Comments on recently published articles of relevance to the Journal’s readership may be submitted in the format of Letters to the Editor but will be published under the heading ‘‘Commentaries on Recent Publications.’’

Guest Editorials: Guest editorials may be invited but unsolicited editorials may also be submitted. These should not exceed one printed page. The decision to publish will be exclusively the Editor’s.


Manuscripts must be submitted in Microsoft Word or a Word-compatible program at Manuscripts submitted in other formats will be unsubmitted and returned to the corresponding author for correction prior to editor review. Please DO NOT submit PDF versions of your manuscript submission materials. Failure to comply with the formatting requirements described below will result in your manuscript being returned without review.


Manuscripts should be prepared carefully according to the American Medical Association (AMA) Manual of Style, 9th Ed. (1998).


Ensure that the use of abbreviations is clear and that each one is defined in the text at its first mention only.

In-Text references

Number references in the text in the order in which they appear. Use Arabic numbers in parentheses, not superscripts.


Cover Letter (optional)

A cover letter is not required and is optional. It should explain how the manuscript is innovative, provocative, timely, and of interest to a broad audience, and other information authors wish to share with editors.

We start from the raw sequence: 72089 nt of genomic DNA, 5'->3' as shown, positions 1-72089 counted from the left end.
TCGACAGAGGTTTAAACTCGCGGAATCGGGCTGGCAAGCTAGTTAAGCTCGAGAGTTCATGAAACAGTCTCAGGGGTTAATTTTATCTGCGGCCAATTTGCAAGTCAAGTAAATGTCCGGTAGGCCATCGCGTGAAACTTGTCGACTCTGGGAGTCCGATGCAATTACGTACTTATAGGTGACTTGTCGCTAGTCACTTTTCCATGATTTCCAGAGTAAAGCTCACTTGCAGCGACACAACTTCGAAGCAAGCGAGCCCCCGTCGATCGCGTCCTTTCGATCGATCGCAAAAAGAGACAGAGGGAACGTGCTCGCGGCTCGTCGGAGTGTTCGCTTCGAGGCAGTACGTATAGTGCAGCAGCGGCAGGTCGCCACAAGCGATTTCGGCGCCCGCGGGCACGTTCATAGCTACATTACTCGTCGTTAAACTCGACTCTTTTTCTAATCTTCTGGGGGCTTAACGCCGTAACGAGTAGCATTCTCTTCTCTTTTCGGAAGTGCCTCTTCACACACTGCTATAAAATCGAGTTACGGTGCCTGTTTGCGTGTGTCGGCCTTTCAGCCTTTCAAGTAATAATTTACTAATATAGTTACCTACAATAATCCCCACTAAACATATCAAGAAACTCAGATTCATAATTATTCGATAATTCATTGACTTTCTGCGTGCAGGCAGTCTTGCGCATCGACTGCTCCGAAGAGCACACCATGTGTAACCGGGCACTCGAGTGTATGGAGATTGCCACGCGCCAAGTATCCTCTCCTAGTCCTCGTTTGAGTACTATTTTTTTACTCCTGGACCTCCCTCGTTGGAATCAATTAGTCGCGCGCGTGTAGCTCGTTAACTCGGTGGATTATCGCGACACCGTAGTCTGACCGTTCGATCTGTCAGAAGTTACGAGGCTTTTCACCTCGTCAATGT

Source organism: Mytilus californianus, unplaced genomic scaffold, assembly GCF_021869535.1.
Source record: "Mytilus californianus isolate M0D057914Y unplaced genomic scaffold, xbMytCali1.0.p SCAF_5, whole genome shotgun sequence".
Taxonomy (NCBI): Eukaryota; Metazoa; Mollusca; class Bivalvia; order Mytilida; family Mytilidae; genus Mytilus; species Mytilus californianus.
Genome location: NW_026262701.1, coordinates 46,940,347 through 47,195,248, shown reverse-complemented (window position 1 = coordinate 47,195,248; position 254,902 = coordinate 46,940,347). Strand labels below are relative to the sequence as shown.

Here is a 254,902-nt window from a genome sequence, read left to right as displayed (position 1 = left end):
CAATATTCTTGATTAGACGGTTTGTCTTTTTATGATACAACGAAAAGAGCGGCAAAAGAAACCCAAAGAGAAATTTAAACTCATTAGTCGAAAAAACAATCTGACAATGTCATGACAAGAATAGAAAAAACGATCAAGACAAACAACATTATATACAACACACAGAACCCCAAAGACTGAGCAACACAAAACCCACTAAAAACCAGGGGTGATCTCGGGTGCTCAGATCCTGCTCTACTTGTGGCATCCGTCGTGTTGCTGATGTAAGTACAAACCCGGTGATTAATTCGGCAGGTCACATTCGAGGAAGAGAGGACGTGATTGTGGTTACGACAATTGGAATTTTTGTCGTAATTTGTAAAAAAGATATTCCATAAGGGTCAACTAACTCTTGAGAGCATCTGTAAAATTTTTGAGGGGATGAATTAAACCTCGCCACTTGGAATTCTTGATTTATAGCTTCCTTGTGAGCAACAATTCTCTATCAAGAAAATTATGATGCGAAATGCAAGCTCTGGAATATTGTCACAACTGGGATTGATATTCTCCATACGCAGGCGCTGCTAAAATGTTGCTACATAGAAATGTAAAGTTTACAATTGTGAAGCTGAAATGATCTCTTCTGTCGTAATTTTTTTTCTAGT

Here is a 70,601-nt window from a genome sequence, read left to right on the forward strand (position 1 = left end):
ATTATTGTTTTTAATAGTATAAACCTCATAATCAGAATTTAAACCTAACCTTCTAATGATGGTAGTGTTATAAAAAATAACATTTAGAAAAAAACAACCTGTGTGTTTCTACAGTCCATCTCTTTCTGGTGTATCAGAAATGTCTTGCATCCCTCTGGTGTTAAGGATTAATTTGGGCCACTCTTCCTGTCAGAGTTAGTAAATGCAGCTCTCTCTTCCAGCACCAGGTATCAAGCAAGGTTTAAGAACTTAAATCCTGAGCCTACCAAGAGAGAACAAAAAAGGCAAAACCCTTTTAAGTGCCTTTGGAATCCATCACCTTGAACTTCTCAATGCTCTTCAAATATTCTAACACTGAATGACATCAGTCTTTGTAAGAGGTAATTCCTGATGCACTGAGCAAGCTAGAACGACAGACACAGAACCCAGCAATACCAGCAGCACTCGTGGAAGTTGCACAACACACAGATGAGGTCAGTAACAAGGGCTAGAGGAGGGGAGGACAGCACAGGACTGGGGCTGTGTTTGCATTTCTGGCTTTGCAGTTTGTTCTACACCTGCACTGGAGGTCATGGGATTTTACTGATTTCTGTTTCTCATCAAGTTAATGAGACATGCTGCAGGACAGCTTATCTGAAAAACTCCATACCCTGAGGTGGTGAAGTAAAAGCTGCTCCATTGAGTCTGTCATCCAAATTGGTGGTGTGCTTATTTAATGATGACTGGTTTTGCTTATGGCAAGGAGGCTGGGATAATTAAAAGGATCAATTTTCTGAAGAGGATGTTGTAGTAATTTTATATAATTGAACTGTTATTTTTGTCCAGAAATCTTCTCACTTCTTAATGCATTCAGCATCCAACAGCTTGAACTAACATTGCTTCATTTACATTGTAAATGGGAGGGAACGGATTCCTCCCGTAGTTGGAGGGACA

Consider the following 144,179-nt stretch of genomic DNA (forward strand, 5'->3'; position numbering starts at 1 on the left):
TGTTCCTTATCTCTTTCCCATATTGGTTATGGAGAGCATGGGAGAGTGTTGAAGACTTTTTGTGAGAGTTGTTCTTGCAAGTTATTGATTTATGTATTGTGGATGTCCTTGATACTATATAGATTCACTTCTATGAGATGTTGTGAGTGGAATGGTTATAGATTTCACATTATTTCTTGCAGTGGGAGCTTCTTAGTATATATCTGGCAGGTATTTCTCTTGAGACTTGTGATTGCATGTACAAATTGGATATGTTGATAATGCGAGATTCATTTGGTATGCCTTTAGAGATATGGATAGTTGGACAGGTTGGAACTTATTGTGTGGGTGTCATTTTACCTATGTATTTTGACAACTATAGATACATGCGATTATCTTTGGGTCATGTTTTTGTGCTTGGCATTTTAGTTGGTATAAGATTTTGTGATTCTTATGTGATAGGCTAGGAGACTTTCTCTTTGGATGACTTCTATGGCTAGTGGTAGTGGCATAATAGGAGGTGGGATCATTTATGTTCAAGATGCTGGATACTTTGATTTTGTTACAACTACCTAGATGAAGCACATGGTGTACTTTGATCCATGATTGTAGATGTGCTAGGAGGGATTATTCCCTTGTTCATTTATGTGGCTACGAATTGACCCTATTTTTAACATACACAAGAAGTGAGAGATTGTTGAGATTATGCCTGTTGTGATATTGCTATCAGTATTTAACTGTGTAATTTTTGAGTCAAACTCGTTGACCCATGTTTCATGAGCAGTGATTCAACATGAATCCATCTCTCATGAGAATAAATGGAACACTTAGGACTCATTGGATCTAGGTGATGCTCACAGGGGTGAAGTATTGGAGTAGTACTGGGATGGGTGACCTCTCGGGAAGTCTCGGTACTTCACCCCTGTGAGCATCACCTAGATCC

Title Page

A title page should be a completely separate page within the main document that includes the following:
(1) Title of the manuscript;
(2) All authors' full name(s), affiliations, and e-mail addresses; and
(3) Clear designation of the corresponding author, complete with an email address.

Abstract and Keywords

An unstructured abstract of no more than 200 words should be double spaced and ON A SEPARATE PAGE within the main document. The abstract should state the purpose of the study, basic procedures (study participants or experimental animals and observational and analytical methods), main findings and conclusions.

At the bottom of the abstract page, authors should supply three to five keywords that are NOT in the title. (Please avoid elders, older adults, or other words that would apply to all manuscripts.) Please note three keywords must be entered to move forward in the online submission process.


The text of observational, experimental and research practice articles is usually (but not necessarily) divided into sections with the headings: Introduction, Method, Results, and Discussion. Articles may need subheadings within some sections to clarify their content. The Discussion should not merely restate the results but should interpret the results.

(1) The word counts for the different kinds of publications considered by the journal are presented above and are inclusive of the title page, abstract and text.

(2) To manage the word and page counts, authors are encouraged to submit detailed methodology, tables and/or figures as supplemental files. If your manuscript is accepted, these files are available to readers online but do not count against the word count limits.

(3) If manuscripts exceed these word/page count limits, your manuscript may be returned to you for correction BEFORE the peer review process can begin. The abstract limit of 200 words is not negotiable. If you would like to appeal the word count limit for the text of the manuscript, permission must be granted by the Editor in Chief prior to submission. When submitting, please indicate in your cover letter that permission has been granted and the date it was granted.

Conflict of Interest

Please declare any conflict of interest, if applicable.


Details of all funding sources should be given in a separate section entitled Funding. This should appear after the text, before the Acknowledgements section. The following rules should be followed:
An example is given here: ‘This work was supported by the National Institutes of Health ([P50 CA098252 and CA118790 to R.B.S.R.); and the Alcohol & Education Research Council (HFY GR667789).’